Popular Science Monthly/Volume 53/October 1898/Sketch of Sir Richard Quain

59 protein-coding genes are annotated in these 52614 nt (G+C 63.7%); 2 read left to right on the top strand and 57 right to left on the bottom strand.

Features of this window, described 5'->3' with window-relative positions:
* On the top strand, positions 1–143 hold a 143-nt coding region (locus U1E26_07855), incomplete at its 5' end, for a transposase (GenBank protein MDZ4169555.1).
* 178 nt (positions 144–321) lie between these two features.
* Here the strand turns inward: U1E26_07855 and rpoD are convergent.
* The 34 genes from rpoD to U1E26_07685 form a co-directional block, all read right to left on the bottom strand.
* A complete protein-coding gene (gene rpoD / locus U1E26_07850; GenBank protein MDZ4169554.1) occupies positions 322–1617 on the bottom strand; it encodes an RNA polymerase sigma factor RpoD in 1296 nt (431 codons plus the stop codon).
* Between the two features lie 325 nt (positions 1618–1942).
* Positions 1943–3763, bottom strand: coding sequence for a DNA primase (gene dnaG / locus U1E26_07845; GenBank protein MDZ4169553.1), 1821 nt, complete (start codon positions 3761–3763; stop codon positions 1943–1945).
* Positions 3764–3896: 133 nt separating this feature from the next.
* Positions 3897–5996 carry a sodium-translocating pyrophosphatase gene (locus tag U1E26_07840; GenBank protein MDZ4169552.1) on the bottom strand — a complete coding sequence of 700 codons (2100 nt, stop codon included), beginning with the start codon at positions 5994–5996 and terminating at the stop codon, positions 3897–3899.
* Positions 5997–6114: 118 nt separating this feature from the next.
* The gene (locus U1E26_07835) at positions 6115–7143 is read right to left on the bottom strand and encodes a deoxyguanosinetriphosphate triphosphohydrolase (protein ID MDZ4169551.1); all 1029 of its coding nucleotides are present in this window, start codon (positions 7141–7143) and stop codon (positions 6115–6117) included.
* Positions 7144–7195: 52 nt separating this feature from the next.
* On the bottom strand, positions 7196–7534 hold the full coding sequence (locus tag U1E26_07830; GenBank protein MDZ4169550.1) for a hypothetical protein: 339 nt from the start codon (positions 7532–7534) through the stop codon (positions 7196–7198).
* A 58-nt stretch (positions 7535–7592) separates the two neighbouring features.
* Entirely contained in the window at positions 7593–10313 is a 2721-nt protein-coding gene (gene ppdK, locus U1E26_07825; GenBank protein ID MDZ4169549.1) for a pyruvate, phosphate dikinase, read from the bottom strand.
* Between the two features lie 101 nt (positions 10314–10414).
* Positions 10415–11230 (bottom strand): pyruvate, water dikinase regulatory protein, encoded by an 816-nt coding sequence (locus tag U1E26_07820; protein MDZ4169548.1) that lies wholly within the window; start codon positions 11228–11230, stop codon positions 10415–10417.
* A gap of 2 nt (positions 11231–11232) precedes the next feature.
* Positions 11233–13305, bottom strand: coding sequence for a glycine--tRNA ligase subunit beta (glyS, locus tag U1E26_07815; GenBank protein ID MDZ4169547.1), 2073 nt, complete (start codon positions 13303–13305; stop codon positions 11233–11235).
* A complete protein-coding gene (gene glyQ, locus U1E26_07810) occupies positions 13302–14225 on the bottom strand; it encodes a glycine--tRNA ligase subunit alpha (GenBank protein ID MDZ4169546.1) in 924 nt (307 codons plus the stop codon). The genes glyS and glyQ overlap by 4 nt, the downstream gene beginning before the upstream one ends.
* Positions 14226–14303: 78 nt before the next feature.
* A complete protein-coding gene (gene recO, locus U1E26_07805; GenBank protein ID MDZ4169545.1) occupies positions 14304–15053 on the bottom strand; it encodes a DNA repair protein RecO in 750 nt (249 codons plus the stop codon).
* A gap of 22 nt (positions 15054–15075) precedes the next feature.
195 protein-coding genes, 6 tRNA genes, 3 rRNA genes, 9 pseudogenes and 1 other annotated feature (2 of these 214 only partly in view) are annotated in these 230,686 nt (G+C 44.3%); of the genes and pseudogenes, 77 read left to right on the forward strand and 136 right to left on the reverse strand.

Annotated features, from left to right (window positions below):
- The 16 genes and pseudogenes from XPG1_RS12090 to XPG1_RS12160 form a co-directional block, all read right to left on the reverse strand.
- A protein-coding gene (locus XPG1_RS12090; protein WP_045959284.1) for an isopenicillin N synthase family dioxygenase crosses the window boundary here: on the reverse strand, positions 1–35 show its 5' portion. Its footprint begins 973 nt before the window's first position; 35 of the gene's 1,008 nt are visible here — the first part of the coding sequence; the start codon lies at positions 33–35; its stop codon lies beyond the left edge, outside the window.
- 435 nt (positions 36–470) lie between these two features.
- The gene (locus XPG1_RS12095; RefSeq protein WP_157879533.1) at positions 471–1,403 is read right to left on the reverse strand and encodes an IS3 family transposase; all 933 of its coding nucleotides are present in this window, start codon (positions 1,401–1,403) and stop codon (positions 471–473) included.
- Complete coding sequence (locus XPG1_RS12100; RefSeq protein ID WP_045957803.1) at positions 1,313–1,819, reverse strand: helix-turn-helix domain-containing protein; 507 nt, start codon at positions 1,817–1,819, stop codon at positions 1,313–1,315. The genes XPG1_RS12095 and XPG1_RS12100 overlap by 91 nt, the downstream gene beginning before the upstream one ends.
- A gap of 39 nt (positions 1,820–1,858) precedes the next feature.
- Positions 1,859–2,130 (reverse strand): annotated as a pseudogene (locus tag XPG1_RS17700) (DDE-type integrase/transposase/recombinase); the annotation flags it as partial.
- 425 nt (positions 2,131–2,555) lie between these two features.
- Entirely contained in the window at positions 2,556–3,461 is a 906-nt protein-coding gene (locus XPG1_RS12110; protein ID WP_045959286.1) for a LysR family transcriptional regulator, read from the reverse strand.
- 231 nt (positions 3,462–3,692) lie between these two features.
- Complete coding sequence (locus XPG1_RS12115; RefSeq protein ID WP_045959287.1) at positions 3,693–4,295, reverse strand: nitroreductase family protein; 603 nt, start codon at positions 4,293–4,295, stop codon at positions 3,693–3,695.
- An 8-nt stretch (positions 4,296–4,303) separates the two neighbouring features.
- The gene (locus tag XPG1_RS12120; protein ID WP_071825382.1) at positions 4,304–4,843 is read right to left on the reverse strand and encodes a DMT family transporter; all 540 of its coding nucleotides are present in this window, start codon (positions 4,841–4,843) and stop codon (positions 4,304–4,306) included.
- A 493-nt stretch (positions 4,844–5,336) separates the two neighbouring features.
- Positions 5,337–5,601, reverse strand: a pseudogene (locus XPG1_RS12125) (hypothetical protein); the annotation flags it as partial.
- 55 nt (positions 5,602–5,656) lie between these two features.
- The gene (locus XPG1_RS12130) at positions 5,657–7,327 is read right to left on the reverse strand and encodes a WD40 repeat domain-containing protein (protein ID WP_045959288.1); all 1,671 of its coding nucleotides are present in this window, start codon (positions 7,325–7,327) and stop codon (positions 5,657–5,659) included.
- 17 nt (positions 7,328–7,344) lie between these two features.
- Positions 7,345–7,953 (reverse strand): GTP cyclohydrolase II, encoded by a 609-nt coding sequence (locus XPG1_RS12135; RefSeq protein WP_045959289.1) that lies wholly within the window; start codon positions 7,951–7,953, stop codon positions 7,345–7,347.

BESIDES being an extraordinarily popular and successful practicing physician. Sir Richard Quain contributed materially by his researches to the advancement of medical science, served the public in many responsible and highly useful positions, and earned a world-wide recognition by his work on the "Rinderpest" Commission.